University of Connecticut

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Condensed Matter Physics Seminar

Thursday, October 17, 2019
2:00pm – 3:00pm

Storrs Campus
GS-119

Dr. V. Juričić, Nordic Institute for Theoretical Physics

Higher order topological states: General principle of construction and their realizations

Topological gapless edge or surface states are protected by the bulk topological invariant and arise as a consequence of the so-called bulk-boundary correspondence, which is a hallmark feature of a topological state. Recently, the notion of topological states of matter has been extended to the so-called higher order topological (HOT) states featuring gapless surface states at boundaries of co-dimension higher than one, such as hinges and corners.

In this talk, I will particularly discuss a general principle of construction for these states within the Dirac Hamiltonian framework [1]. As I will show, if a D-dimensional first-order or regular topological phase involves m Hermitian matrices that anticommute with additional p−1 mutually anticommuting matrices, it is conceivable to realize an nth-order HOT phase, where n=1,...,p, with appropriate combinations of discrete symmetry-breaking Wilsonian masses. This principle will be illustrated on prototypical three-dimensional gapless systems, such as a nodal-loop semimetal possessing SU(2) spin-rotational symmetry, and Dirac semimetals, transforming under (pseudo)spin- 1/2 or 1 representations. The former system permits an unprecedented realization of a fourth-order phase, without any surface zero modes. The crystalline symmetries play an important for HOT states, but, as I will show, they can also be realized in amorphous solids [2]. Particularly, as long as structural disorder is confined by the outer crystalline boundary, the system continues to host corner states, realizing an amorphous HOT insulator. However, as structural disorder percolates to the edges, corner states start to dissolve into amorphous bulk, and ultimately the system becomes a trivial insulator. Finally, I will discuss a realization of an out-of-equilibrium second order topological insulator, which is obtained from a quantum spin Hall insulator by using a rather generic kicking protocol involving a mass that breaks time-reversal and fourfold rotational symmetries [3].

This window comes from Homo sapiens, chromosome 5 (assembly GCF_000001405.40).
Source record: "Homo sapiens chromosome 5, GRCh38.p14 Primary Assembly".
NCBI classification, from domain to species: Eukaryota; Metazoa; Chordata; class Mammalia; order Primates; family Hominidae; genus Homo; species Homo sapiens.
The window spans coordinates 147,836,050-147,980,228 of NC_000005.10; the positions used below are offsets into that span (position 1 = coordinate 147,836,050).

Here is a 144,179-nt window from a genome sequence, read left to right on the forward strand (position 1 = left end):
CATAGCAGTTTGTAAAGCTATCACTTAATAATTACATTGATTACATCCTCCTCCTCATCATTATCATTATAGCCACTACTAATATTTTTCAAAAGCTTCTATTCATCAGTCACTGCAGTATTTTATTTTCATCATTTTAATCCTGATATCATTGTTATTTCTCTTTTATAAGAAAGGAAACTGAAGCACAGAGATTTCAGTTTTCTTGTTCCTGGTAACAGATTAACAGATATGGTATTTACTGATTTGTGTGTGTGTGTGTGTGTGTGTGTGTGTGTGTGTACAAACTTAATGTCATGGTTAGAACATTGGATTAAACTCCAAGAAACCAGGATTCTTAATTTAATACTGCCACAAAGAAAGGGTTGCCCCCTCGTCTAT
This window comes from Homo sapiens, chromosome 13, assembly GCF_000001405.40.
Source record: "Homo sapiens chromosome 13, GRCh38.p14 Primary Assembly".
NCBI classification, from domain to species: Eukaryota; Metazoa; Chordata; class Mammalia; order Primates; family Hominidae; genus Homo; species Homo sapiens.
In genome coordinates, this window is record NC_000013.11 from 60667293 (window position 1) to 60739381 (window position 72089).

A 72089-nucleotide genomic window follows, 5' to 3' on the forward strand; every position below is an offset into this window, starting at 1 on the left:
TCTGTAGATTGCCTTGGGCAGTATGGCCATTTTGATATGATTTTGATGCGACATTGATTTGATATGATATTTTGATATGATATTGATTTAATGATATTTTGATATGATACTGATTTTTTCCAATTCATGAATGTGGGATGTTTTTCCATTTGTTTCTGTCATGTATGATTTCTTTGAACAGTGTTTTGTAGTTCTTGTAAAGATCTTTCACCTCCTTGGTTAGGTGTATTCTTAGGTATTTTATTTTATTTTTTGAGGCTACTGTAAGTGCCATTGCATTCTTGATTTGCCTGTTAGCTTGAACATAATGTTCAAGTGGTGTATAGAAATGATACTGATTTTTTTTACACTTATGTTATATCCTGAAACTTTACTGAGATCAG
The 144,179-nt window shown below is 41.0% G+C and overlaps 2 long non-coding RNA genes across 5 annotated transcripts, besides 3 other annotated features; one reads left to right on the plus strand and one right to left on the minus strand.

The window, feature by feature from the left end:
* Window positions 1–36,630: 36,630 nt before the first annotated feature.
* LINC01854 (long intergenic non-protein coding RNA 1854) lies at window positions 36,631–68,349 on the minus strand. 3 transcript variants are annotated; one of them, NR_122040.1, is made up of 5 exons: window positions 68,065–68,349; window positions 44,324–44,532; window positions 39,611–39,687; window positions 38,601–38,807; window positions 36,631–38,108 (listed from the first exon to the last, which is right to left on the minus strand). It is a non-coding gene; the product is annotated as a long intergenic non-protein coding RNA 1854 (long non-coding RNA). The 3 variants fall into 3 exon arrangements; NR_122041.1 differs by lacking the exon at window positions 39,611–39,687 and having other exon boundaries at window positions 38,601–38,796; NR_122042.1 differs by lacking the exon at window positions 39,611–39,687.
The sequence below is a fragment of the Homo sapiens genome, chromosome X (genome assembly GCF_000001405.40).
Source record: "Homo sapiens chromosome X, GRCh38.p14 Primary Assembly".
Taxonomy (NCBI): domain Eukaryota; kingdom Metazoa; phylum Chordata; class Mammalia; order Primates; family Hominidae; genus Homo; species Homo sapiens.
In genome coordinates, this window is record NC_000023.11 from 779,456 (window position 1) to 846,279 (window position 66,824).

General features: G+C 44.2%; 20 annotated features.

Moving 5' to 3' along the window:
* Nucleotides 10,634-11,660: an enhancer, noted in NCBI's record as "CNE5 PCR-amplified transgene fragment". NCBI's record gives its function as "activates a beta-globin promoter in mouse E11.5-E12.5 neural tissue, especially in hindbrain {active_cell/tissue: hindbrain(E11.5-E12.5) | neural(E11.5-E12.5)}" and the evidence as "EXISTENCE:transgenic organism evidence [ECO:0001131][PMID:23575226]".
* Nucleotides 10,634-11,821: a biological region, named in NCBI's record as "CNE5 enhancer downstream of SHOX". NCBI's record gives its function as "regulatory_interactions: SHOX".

1. D. Calugaru, V. Juričić, and B. Roy, Phys. Rev. B 99, 041301(R) (2019).

2. A. Agarwala, V. Juričić, and B. Roy, B., arXiv:1902.00507.

3. T. Nag, V. Juričić, and B. Roy, arXiv:1904.07247.

Contact:

Prof. A. Balatsky

Physics Department (primary), UConn Master Calendar

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